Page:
Muslim girls will be picking up swords in Birmingham as part of a project using fencing to tackle negative stereotypes of Muslim girls and women. ‘Muslim Girls Fence’ a Maslaha project, in collaboration with British Fencing has been delivered to great acclaim in East London and will now be coming to schools and colleges in Birmingham in partnership with Sport Birmingham, Birmingham City Council and the Kingsbury School Sports Partnership.
Muslim Girls Fence boldly challenges prevalent misperceptions of young Muslim women, in light of the complex discrimination experienced by this group on the basis of both faith and gender.
This Wednesday November 23rd Muslim girls from schools in Birmingham will take part in an engagement day at the Firs and Bromford Wellbeing Centre 9:30 am – 2:30 pm.
As part of the event, former Olympic fencer and CEO of British Fencing Georgina Usher will take part in a Q &A with four young ambassadors who took part in the successful Muslim Girls Fence Pilot in Walthamstow earlier this year.
A photographic series and trailer film documenting the journey of participants in East London earlier this year were showcased at the Southbank Centre in March 2016 as part of the Woman of the World (WOW) Festival. The series shares visions and reflections of what it really means to be a Muslim girl in the UK today, and challenges the overwhelmingly negative image of Muslim women reinforced in mainstream media.
Fencing is a sport associated with confidence building and empowerment. This initiative taps into this potential for positive change, challenging misperceptions of and raising aspirations among young Muslim women, a group facing double discrimination on the basis of both faith and gender. The initiative will also break down conceptions of fencing as a white-dominated, elite sport that is not accessible to young people of all backgrounds.
- On Wednesday’s engagement day girls will take part in fencing sessions and workshops around identity and belonging.
- The project will be delivered in six schools in Birmingham between November 2016 and February 2017
- Images from the ‘Don’t Fence Me In’ photography series featured at WOW 2016 will be on show at the centre throughout the day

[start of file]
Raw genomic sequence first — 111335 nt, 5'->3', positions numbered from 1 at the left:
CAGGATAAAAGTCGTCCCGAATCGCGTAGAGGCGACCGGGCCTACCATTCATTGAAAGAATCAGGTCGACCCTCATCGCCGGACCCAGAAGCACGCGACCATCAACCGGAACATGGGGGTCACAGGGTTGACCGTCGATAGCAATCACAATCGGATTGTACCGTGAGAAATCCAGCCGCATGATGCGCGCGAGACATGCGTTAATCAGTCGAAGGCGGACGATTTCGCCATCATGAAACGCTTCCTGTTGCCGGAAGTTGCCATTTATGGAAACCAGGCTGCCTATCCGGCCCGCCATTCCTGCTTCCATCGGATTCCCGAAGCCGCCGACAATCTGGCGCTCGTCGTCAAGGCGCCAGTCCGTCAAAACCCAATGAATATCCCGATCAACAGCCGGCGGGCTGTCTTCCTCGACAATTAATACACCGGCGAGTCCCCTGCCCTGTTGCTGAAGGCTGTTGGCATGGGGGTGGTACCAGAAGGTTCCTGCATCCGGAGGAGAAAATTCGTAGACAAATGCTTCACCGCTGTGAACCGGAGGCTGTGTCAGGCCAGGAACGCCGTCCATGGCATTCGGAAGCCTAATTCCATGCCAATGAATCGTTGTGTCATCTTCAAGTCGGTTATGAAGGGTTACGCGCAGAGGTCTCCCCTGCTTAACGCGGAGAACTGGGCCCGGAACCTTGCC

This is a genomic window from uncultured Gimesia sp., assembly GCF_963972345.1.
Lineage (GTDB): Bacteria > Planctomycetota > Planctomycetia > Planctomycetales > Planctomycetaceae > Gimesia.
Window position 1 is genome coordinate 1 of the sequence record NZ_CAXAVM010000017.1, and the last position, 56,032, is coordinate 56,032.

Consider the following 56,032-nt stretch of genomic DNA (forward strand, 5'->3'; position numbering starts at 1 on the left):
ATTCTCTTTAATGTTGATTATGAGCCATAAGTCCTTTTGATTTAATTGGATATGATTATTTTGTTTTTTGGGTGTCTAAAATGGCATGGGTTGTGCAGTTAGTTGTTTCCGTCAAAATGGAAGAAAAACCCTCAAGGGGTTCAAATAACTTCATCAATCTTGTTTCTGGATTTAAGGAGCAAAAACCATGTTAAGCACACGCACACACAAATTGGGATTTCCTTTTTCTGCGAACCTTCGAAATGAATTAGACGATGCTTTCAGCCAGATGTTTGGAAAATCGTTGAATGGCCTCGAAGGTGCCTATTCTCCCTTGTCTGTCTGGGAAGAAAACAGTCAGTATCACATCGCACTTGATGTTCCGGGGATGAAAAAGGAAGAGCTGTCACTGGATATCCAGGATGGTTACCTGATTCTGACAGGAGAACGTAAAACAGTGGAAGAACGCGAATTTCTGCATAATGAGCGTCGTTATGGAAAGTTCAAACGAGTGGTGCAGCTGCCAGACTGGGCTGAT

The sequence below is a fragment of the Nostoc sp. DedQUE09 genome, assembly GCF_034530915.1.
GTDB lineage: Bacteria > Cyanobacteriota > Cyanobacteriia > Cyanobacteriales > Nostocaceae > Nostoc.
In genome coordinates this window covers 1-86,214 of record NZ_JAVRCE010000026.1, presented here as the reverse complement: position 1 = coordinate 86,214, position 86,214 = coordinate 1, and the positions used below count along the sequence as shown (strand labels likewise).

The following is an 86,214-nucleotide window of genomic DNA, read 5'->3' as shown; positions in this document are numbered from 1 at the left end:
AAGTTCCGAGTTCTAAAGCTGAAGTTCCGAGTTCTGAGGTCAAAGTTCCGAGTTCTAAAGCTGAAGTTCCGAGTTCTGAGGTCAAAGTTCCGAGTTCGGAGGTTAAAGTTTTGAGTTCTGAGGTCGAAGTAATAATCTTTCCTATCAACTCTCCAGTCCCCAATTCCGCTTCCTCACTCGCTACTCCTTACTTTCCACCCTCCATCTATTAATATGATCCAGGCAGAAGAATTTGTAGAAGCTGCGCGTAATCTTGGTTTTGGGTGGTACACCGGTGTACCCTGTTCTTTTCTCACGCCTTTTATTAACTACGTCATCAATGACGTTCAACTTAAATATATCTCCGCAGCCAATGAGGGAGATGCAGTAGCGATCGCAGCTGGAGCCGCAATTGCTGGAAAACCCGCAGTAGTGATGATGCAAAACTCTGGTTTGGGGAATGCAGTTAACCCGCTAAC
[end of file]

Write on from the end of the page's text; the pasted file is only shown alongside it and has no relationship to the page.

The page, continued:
For more information see www.muslimgirlsfence.org
“British Fencing are delighted to be working in partnership with Maslaha to support the delivery of this exciting project. Through this unique fencing experience we aim to inspire and encourage more Muslim women of all ages to engage in sport and lead physically active lives. British Fencing is also committed to exploring the wider social benefits of our sport and the positive impact that it can have on building confidence and self esteem. Working collaboratively with Maslaha, sharing our knowledge and experience, our shared goal is to create a model that can be replicated across the country, empowering many Muslim women and helping them to lead more physically active lives.” Georgina Usher, CEO, British Fencing
“It is not an easy time to be a Muslim girl in the UK. Persistent negative stereotyping, combined with counter-extremism policies that are operating to stigmatize young Muslims, mean that more than ever Muslim girls and women find themselves spoken for as opposed to spoken to. This project aims to reinstate Muslim girls as their own storytellers, and to open up a space for Muslim girls to articulate and express their identity on their own terms. In a climate where public imagination around Muslim women is being ever constricted and manipulated, this initiative is an opportunity to reclaim a narrative and tell honest stories focused on aspiration, creativity and very real lived experiences.” Latifa Akay, Project Manager, Maslaha
“It’s like showing the world, just because I’m Muslim and I’m a girl and I’m not white – doesn’t mean I can’t do fencing, I can, and here I am showing you I can.”—Year 8 pupil, Frederick Bremer School
Maslaha creates new ways of tackling long-standing issues affecting communities. We combine imagination and craftsmanship to improve services, change attitudes and challenge systems of inequality. We work to influence practice, policy and public imagination. Our work ranges from health interventions to working with ex-offenders, to addressing gender inequality, to exhibitions that have toured 35 cities in 11 countries across Europe. Our work is rooted in locality but is used nationally and internationally.
In 2012, Maslaha was named one of Britain’s 50 New Radicals by NESTA and the Observer newspaper, an initiative to find examples of inspirational social pioneers. In 2014 Maslaha’s work in mental health was announced overall winner of the global Innovation Mindset Challenge, a competition run by Project Innovation in New York and supported by the Rockefeller Foundation and Columbia University.
Images courtesy of http://www.muslimgirlsfence.org/galleries.html